At Kennedy Center, Midori gives only a teasing glimpse behind the gloss
By Stephen Brookes,
The violin superstar Midori — who burst onto the world stage at 14 and still, decades later, seems saddled with the “prodigy” label — maintains the driving concert schedule of a celebrity, playing major concertos in one huge hall after another. So it was a rare opportunity to hear her in the more intimate setting of the Kennedy Center’s Terrace Theater on Thursday night, when she offered up a mostly Beethoven recital (with pianist Ozgur Aydin) that promised to be a more personal — and maybe even revelatory — glimpse into the heart of this notoriously private musician.
Or . . . possibly not. Midori played three of Beethoven’s violin sonatas, interwoven with 20th-century works by Anton Webern and George Crumb, and played with consummate musicianship but a kind of keep-your-distance professionalism almost the entire time. She opened with Beethoven’s Violin Sonata No. 2 in A, Op. 12 No. 2 — a work so mincingly agreeable you almost felt embarrassed for the composer — and Midori and Aydin gave it a reading full of sunshine, curtsies and pasted smiles.
The Violin Sonata No. 6 in A, Op. 30 No. 1 had more blood in its veins, but it was played with a kind of calculated, impenetrable polish that left you impressed but oddly unmoved.
Midori’s cool professionalism worked to better advantage, though, in the modern works on the program. She made Webern’s laconic, miniature Four Pieces for Violin and Piano, Op. 7 as perfect and infinitely mysterious as one of Joseph Cornell’s famous boxes, and the Four Nocturnes by Crumb was also beautifully done, full of exotic timbral effects from violin and piano that evoked fraught whispers, disturbing dreams and the menacing things that seem to prowl Crumb’s unquiet nights.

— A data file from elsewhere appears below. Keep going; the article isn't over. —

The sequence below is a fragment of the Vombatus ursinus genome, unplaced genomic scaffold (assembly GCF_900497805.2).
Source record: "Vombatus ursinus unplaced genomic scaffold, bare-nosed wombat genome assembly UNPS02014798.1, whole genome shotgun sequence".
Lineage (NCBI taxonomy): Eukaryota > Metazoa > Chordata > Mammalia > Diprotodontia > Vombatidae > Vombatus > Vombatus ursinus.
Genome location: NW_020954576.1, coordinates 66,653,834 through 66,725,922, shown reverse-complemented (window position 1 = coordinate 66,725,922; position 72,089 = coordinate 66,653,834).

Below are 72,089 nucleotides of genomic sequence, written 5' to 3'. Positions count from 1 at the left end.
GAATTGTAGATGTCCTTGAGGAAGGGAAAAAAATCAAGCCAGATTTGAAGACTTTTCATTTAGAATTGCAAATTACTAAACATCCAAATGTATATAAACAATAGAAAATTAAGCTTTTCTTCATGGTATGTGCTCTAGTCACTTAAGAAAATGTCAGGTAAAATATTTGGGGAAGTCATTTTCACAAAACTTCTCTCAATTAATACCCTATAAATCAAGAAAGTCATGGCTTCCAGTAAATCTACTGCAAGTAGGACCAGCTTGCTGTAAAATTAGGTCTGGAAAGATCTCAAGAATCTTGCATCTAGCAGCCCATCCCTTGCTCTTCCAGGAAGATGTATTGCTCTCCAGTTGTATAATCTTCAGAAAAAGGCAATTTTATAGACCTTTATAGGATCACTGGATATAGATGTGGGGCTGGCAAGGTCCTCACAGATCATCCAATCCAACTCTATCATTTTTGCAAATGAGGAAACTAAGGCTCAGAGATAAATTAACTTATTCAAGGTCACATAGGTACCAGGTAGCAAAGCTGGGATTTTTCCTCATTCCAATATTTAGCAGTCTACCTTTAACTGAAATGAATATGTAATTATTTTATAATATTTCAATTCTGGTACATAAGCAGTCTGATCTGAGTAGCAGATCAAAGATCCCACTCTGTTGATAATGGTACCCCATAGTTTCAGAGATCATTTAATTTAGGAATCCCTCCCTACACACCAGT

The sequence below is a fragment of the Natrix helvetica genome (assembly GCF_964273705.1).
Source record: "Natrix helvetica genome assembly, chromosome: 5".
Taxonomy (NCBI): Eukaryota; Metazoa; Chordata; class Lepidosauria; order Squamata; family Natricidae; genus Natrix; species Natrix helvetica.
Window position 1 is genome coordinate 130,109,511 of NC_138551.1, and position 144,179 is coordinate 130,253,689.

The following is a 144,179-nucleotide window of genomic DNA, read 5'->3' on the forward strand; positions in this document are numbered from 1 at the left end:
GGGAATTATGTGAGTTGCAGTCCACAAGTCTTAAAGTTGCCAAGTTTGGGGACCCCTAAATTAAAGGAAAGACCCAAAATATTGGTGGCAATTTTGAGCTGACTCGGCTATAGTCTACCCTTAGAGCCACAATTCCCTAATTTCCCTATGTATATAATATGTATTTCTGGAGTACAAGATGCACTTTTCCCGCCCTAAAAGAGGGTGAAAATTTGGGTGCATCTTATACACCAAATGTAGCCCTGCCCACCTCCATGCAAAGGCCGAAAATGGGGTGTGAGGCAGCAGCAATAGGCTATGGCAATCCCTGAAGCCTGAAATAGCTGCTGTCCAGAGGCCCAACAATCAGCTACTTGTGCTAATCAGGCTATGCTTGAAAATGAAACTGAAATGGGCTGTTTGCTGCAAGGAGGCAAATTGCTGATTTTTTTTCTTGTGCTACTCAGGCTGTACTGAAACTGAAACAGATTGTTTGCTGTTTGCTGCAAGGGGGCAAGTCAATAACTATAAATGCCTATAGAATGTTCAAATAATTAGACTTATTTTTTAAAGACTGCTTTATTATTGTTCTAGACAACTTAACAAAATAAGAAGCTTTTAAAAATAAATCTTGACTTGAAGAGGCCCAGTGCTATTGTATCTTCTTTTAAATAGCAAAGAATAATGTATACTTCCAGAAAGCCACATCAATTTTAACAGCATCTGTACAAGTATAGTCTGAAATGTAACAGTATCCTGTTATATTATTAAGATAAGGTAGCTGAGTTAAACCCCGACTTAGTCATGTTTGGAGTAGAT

All of this, though, was just prelude to the climax of the evening, Beethoven’s great “Kreutzer” Sonata, Op. 47. Midori turned in a bravura performance of this exhilarating work, head lowered as if charging into a hurricane, and captured the rough, sweeping drama of the thing. Maybe it didn’t have the savage intensity of Patricia Kopatchinskaja’s game-changing 2008 recording of the work, but it drew more out of Midori than mere virtuosity — and gave us a brief, intriguing glimpse into the woman behind the gloss.
Brookes is a freelance writer.